It is not only the man on the street who have their insurance claims refused
Mick Jagger and his band mates made an insurance claim after they were forced to postpone their Australian and New Zealand leg of their world tour. The fight and subsequent legal battle on two continents is a result of the Rolling Stones insurance claim being refused after Mick Jagger’s girlfriend, Miss Scott died on the 17 March 2014.
The eight insurers, led by Cathedral Capital and Talbot 2002 Underwriting Capital Limited, both based in London have denied the claim because they claim that Miss Scott’s death – a result of Miss Scott hanging herself – was not ‘sudden and unforeseen’ or ‘beyond her control’ and so did not qualify for a payout.
The Stones insurers claimed it was ‘reasonable to infer Miss Scott had been suffering from a mental illness’ that was ‘traceable to, or accelerated by, a condition for which she had received or been recommended medical attention’. Because the Stones insurance policy did not cover suicide the Stones and their insurers now face a multi-million pound law suit in America and England.
Looking at the policy it also raises the question that any pre-existing conditions are excluded on the policy. The Rolling Stones who are just as famous for their off stage antics as for their legendary performances have many exclusions within the bands’ insurance policy.
In July 2014, the Stones sued their insurers in the High Court, alleging that they had ‘failed and refused’ to pay the £8 million, and seeking interest and costs on top of that sum
For example a claim will not be paid if anything happens to guitarist Keith Richards related to ‘alcohol abuse, liver failure and/or disease and osteoarthritis’. Keith Richards is also excluded from anything to do with the injury he suffered in 2006, when he was hit on the head by a coconut. Ronnie Wood, cannot claim for any illness to do with ‘alcohol abuse’ and Charlie Watts cannot claim for any condition related to the cancer he was diagnosed with in 2004 (standard practice) or his sciatica.
The Stones insurer is arguing that Scott’s suicide was a result of a pre-existing condition or conditions. Last month, October 2014, the insurers filed a lawsuit in New York’s Federal Court to gain access to documents which could shed light on Miss Scott’s mental health. The lawsuit included a subpoena for Adam Glassman (executor of Scott’s will), New York City medical examiner, and Scott’s British assistant, Brittany Penebre.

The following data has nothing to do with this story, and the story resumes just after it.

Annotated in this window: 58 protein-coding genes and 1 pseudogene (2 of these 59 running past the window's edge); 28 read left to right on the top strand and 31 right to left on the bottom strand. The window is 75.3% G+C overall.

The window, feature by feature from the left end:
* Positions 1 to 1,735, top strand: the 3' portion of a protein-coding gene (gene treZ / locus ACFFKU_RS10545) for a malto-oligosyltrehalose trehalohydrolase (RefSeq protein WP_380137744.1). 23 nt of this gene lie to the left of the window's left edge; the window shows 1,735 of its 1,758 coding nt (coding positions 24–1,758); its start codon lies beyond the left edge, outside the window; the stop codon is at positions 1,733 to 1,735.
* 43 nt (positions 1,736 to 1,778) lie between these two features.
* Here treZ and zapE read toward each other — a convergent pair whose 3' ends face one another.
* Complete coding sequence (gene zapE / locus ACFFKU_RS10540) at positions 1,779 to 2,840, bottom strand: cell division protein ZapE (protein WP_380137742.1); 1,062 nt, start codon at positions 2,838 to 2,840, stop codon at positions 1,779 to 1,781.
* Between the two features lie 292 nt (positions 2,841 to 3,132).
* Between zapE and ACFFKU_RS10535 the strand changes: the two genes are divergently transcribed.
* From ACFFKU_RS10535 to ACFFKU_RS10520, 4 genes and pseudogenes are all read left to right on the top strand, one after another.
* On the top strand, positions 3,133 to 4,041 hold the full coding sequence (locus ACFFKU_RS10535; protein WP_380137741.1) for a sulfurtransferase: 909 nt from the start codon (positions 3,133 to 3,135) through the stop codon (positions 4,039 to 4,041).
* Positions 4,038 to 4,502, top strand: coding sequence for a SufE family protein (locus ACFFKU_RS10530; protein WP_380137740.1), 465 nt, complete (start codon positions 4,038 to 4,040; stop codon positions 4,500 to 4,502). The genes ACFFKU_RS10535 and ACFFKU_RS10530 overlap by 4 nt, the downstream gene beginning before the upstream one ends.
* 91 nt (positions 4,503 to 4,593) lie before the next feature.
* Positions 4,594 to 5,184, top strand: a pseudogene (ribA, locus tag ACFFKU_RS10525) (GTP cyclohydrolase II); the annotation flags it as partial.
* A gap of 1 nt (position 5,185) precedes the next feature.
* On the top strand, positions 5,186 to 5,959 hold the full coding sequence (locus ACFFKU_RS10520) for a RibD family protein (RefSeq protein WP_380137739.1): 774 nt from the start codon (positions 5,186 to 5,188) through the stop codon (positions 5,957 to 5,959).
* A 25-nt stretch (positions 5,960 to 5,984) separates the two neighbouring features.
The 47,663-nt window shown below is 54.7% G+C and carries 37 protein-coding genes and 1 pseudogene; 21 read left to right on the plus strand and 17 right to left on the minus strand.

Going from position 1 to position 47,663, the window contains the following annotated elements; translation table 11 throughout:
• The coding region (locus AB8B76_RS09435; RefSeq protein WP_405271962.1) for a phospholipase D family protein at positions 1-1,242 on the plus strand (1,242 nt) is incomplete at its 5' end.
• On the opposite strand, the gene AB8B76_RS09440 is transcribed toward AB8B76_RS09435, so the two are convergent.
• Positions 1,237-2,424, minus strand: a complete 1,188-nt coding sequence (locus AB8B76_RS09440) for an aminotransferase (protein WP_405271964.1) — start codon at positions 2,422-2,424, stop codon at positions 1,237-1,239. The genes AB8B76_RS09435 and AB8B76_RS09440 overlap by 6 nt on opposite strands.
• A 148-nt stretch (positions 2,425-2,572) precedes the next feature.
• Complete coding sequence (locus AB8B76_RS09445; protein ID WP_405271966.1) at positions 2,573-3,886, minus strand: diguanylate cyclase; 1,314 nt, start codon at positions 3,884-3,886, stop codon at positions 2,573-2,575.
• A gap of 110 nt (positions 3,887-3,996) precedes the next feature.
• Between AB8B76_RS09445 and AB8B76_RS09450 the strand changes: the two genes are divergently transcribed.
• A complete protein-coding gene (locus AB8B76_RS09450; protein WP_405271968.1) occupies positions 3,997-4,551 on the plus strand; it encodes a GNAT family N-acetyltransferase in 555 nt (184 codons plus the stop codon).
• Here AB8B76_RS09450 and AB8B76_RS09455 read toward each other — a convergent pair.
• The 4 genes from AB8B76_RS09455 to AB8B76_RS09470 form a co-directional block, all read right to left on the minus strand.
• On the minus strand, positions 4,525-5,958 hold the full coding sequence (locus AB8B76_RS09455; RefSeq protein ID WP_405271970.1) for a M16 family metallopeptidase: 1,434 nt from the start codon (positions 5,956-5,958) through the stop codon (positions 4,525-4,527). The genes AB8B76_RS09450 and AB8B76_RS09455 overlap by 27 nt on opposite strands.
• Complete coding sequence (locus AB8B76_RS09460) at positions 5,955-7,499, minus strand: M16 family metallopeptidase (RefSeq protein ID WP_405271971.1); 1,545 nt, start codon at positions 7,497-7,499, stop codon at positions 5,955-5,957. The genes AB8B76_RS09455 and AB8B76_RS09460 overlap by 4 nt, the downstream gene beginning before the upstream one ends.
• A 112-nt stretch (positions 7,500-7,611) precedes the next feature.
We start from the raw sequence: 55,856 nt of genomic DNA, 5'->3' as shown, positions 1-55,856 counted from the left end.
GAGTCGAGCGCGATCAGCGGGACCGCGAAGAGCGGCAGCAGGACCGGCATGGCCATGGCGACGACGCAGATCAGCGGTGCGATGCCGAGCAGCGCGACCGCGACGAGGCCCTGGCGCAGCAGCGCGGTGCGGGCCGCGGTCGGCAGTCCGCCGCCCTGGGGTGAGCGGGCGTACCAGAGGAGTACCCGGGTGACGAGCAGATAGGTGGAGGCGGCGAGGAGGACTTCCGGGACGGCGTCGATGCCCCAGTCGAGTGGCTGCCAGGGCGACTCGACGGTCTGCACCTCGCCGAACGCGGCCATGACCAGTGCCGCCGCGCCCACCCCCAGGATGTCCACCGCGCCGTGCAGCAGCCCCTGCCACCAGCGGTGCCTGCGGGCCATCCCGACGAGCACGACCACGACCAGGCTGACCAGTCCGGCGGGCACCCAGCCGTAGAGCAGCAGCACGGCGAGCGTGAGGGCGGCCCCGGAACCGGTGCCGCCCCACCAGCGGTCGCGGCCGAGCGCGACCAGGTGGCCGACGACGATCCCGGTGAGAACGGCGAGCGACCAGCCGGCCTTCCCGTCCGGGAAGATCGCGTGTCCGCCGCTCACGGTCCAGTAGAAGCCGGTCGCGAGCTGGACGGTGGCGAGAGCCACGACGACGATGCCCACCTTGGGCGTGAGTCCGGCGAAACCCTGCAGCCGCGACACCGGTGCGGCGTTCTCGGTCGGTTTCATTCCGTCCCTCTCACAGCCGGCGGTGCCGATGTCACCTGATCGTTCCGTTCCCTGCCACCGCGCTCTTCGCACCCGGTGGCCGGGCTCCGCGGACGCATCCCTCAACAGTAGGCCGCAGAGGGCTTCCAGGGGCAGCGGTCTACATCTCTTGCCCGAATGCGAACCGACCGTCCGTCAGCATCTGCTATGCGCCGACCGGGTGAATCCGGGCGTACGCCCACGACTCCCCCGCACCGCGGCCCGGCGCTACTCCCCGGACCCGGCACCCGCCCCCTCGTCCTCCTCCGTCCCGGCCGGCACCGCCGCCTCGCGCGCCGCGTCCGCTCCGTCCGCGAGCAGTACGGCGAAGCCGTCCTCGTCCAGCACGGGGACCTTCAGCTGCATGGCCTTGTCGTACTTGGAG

The insurers are attempting to gain access to any emails or messages about an ‘actual or alleged attempt at self harm by Miss Scott’ as well as her general mental health, or an ‘actual or alleged suicide attempt’.
In the Stones High Court filing, the band state: ‘Upon learning of Miss Scott’s death, Sir Mick Jagger became stricken with grief. ‘Following examination by his physicians, Sir Mick Jagger was diagnosed as suffering from acute traumatic stress disorder. His physicians advised [him] not to perform for at least 30 days.’
The insurers dispute that Mr Jagger, was so deeply upset, and claimed that the doctor who diagnosed him had not actually carried out an examination. They wrote: ‘It does not appear that Sir Mick Jagger was assessed at any time by a qualified psychiatrist or anyone else suitably qualified with sufficient expertise to make a diagnosis of acute stress disorder.’
The Rolling Stones had taken out a £15million policy to cover the costs if they were forced to cancel their tour, but the underwriters claim that because Miss Scott committed suicide, they do not have to pay out the £8million the band are demanding.
The insurers have also managed to convince a judge in Utah, where Miss Scott grew up, to be allowed to gain information from Miss Scott’s brother, Randall Bambrough including any documents and testimony to find out more about her mental state prior to the suicide.
The Stones had taken out a £15 million insurance policy to cover the costs if the band was forced to cancel their tour. In the event of a claim the policy covered up to 50 per cent of tour revenues, estimated at £28 million in case of a tragedy.